The plastic vapor barrier I was talking about on the underside of the floor framing was on the warm side of the insulation, given that rigid sheets would then be put on to the bottom afterwards. I figured this would be easier than putting plastic up in to each bay and around the joists before putting fiberglass batts in there. The way I described kept the barrier on the warm side of the insulation, since the entire joist bays would be on the warm side. It just seemed easier to retrofit this way.
As I noted in my original post, a lot depends on other conditions, which you did not describe; your climate, how much moisture gets in and how it gets there. These factors need to be debated when considering whether to seal the vents and use a dehumidifier or to leave the vents alone. Where I live, they make you put vents in but everyone seals them up after final inspection and runs dehumidifiers because we typically don't have a lot of ground moisture getting in there, mostly condensation, and the dehumidifiers work well enough to keep everything nice and dry. Your situation might be different, depending on local conditions and the particulars of your house and site.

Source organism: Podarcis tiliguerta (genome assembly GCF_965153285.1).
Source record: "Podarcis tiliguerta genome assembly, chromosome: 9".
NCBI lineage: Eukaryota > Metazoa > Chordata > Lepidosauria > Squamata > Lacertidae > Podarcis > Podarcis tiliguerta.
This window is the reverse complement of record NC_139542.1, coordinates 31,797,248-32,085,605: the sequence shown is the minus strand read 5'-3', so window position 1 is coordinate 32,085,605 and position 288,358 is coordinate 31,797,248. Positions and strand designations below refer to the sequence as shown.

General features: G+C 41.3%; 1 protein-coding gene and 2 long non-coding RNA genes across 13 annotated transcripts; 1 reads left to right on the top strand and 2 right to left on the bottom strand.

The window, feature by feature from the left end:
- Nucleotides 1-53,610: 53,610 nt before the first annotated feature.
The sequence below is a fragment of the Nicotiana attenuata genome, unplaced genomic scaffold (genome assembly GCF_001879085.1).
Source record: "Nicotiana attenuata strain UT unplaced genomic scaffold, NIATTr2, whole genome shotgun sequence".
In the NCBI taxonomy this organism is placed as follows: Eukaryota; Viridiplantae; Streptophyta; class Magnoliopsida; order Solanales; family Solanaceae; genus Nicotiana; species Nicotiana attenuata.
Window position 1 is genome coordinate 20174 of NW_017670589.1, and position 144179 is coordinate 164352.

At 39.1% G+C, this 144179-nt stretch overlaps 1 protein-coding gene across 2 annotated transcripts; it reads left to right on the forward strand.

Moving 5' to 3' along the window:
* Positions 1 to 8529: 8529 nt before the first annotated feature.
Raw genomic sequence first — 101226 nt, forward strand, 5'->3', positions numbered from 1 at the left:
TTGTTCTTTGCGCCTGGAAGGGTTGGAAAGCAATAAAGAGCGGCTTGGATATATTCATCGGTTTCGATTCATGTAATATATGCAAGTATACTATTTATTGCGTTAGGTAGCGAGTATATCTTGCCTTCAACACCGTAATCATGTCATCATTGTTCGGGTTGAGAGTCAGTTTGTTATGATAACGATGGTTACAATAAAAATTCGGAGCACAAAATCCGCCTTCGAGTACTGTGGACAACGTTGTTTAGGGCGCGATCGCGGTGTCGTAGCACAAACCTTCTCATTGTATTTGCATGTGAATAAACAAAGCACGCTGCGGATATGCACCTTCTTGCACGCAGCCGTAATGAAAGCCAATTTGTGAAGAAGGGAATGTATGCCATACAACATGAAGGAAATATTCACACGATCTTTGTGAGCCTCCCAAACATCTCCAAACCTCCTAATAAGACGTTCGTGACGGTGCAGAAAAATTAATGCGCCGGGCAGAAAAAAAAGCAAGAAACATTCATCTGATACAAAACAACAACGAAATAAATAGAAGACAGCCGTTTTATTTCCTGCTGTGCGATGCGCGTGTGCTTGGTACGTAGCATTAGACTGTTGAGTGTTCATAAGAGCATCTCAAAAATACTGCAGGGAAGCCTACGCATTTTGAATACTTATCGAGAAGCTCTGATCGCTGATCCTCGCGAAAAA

I would ALWAYS insulate your (joist) floor. Roughly 15 % of your heat in the winter will be lost to the floor, AFTER insulating. You are probably losing much more than that now. Cooling is even worse. Besides your feet would be too cold in the winter. Unless you live someplace that is always between 60 and 80 degrees all year, I would insulate the floor.